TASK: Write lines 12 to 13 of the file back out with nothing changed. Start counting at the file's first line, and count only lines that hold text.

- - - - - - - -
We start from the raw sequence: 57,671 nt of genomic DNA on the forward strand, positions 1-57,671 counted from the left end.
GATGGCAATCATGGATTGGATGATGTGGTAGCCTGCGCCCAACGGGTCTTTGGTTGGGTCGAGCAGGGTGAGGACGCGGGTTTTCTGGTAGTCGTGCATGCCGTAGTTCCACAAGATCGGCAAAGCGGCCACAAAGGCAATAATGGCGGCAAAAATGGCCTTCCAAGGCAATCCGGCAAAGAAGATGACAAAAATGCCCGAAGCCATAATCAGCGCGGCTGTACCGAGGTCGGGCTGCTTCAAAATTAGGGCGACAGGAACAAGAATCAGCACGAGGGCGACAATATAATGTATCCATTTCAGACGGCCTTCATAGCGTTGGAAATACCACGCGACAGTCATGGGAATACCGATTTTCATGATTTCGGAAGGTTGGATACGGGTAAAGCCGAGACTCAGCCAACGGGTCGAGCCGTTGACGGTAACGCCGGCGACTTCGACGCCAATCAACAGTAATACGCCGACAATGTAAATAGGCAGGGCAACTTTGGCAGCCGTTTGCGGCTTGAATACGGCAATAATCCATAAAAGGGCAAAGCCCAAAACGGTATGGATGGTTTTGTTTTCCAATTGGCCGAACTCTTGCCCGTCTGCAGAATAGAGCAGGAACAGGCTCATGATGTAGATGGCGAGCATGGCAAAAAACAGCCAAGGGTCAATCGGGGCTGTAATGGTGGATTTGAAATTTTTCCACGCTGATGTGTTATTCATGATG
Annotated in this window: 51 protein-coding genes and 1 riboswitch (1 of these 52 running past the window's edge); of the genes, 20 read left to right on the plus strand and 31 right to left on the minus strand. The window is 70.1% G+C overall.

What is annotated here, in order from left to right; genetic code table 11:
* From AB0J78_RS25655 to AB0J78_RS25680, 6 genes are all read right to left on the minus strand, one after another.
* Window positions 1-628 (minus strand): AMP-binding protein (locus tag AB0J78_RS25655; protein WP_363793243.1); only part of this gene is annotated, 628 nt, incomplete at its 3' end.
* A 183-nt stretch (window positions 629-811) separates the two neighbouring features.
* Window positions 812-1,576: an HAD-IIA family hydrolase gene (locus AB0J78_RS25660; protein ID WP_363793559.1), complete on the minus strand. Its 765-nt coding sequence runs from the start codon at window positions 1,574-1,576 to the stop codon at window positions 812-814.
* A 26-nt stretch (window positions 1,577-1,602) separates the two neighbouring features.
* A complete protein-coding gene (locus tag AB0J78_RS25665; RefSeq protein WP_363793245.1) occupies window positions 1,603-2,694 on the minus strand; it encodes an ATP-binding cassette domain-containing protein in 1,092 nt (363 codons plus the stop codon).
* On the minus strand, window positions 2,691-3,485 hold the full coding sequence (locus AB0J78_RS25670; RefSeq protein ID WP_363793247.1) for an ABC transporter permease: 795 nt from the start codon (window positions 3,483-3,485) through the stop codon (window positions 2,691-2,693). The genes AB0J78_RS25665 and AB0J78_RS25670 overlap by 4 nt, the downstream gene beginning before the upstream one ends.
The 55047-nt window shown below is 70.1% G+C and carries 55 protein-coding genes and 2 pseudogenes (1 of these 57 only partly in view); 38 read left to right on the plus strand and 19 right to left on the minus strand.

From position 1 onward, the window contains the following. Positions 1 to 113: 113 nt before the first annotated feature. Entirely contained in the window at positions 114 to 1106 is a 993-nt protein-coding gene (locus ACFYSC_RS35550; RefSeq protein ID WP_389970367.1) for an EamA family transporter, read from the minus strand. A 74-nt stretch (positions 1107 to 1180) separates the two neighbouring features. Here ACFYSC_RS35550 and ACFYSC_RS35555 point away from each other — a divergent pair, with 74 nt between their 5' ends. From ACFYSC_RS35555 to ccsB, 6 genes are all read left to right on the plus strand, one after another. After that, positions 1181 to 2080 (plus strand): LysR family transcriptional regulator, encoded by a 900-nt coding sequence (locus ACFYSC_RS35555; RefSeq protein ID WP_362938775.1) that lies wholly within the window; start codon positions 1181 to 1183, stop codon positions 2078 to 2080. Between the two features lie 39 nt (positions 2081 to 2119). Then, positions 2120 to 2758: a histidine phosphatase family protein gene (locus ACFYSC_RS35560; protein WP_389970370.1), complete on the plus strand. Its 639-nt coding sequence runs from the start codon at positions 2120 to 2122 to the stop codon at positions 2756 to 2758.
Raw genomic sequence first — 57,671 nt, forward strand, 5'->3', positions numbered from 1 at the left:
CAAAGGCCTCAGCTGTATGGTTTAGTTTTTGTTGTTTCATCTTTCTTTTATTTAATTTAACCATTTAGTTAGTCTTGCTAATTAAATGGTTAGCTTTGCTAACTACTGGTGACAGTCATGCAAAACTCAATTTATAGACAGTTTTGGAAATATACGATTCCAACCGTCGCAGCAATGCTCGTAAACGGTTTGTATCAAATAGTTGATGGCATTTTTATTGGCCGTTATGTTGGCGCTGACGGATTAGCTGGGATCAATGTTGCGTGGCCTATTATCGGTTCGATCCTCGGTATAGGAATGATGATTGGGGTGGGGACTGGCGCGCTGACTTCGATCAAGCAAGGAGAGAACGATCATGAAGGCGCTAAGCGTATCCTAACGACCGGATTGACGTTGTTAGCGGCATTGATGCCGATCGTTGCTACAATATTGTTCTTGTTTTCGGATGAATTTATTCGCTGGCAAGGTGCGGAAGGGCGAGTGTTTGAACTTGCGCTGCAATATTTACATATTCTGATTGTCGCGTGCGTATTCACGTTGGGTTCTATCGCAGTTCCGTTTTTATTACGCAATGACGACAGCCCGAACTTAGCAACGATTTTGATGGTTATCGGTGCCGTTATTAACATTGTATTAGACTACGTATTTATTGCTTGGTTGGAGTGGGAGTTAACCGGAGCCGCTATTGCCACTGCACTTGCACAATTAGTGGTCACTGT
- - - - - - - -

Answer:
The 55047-nt window shown below is 70.1% G+C and carries 55 protein-coding genes and 2 pseudogenes (1 of these 57 only partly in view); 38 read left to right on the plus strand and 19 right to left on the minus strand.

From position 1 onward, the window contains the following. Positions 1 to 113: 113 nt before the first annotated feature. Entirely contained in the window at positions 114 to 1106 is a 993-nt protein-coding gene (locus ACFYSC_RS35550; RefSeq protein ID WP_389970367.1) for an EamA family transporter, read from the minus strand. A 74-nt stretch (positions 1107 to 1180) separates the two neighbouring features. Here ACFYSC_RS35550 and ACFYSC_RS35555 point away from each other — a divergent pair, with 74 nt between their 5' ends. From ACFYSC_RS35555 to ccsB, 6 genes are all read left to right on the plus strand, one after another. After that, positions 1181 to 2080 (plus strand): LysR family transcriptional regulator, encoded by a 900-nt coding sequence (locus ACFYSC_RS35555; RefSeq protein ID WP_362938775.1) that lies wholly within the window; start codon positions 1181 to 1183, stop codon positions 2078 to 2080. Between the two features lie 39 nt (positions 2081 to 2119). Then, positions 2120 to 2758: a histidine phosphatase family protein gene (locus ACFYSC_RS35560; protein WP_389970370.1), complete on the plus strand. Its 639-nt coding sequence runs from the start codon at positions 2120 to 2122 to the stop codon at positions 2756 to 2758.